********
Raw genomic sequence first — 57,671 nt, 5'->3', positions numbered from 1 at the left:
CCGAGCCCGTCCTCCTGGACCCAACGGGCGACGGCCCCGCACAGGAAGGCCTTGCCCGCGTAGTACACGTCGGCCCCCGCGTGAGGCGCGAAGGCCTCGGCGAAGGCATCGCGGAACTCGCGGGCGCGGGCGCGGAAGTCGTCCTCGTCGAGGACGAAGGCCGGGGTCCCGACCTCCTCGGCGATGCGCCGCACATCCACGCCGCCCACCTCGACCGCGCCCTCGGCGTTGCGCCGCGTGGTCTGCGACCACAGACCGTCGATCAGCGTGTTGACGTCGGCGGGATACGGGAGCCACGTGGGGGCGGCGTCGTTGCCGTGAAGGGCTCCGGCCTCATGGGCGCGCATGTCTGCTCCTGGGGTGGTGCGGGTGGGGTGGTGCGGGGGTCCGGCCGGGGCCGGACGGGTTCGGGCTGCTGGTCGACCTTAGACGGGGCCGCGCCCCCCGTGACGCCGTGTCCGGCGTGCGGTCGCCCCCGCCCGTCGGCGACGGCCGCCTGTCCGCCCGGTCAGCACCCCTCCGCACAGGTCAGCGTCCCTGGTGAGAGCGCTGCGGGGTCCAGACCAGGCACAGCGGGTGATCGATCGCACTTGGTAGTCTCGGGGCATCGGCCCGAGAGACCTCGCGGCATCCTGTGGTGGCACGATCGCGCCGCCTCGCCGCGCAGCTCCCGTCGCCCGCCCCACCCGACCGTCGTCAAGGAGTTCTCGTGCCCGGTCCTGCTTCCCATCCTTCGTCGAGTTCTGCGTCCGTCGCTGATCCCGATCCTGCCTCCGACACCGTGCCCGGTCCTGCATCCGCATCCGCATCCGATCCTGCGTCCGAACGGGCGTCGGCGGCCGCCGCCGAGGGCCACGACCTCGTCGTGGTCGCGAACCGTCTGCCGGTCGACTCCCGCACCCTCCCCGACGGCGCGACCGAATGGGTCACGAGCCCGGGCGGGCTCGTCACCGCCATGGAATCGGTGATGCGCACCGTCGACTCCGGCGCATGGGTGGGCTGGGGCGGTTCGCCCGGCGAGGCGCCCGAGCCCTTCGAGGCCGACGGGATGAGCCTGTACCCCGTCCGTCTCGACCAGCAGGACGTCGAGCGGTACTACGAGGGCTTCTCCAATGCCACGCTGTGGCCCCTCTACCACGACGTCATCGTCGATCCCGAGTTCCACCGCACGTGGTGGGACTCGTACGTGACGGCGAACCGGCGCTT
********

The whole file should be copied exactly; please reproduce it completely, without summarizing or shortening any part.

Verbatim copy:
Raw genomic sequence first — 57,671 nt, 5'->3', positions numbered from 1 at the left:
CCGAGCCCGTCCTCCTGGACCCAACGGGCGACGGCCCCGCACAGGAAGGCCTTGCCCGCGTAGTACACGTCGGCCCCCGCGTGAGGCGCGAAGGCCTCGGCGAAGGCATCGCGGAACTCGCGGGCGCGGGCGCGGAAGTCGTCCTCGTCGAGGACGAAGGCCGGGGTCCCGACCTCCTCGGCGATGCGCCGCACATCCACGCCGCCCACCTCGACCGCGCCCTCGGCGTTGCGCCGCGTGGTCTGCGACCACAGACCGTCGATCAGCGTGTTGACGTCGGCGGGATACGGGAGCCACGTGGGGGCGGCGTCGTTGCCGTGAAGGGCTCCGGCCTCATGGGCGCGCATGTCTGCTCCTGGGGTGGTGCGGGTGGGGTGGTGCGGGGGTCCGGCCGGGGCCGGACGGGTTCGGGCTGCTGGTCGACCTTAGACGGGGCCGCGCCCCCCGTGACGCCGTGTCCGGCGTGCGGTCGCCCCCGCCCGTCGGCGACGGCCGCCTGTCCGCCCGGTCAGCACCCCTCCGCACAGGTCAGCGTCCCTGGTGAGAGCGCTGCGGGGTCCAGACCAGGCACAGCGGGTGATCGATCGCACTTGGTAGTCTCGGGGCATCGGCCCGAGAGACCTCGCGGCATCCTGTGGTGGCACGATCGCGCCGCCTCGCCGCGCAGCTCCCGTCGCCCGCCCCACCCGACCGTCGTCAAGGAGTTCTCGTGCCCGGTCCTGCTTCCCATCCTTCGTCGAGTTCTGCGTCCGTCGCTGATCCCGATCCTGCCTCCGACACCGTGCCCGGTCCTGCATCCGCATCCGCATCCGATCCTGCGTCCGAACGGGCGTCGGCGGCCGCCGCCGAGGGCCACGACCTCGTCGTGGTCGCGAACCGTCTGCCGGTCGACTCCCGCACCCTCCCCGACGGCGCGACCGAATGGGTCACGAGCCCGGGCGGGCTCGTCACCGCCATGGAATCGGTGATGCGCACCGTCGACTCCGGCGCATGGGTGGGCTGGGGCGGTTCGCCCGGCGAGGCGCCCGAGCCCTTCGAGGCCGACGGGATGAGCCTGTACCCCGTCCGTCTCGACCAGCAGGACGTCGAGCGGTACTACGAGGGCTTCTCCAATGCCACGCTGTGGCCCCTCTACCACGACGTCATCGTCGATCCCGAGTTCCACCGCACGTGGTGGGACTCGTACGTGACGGCGAACCGGCGCTT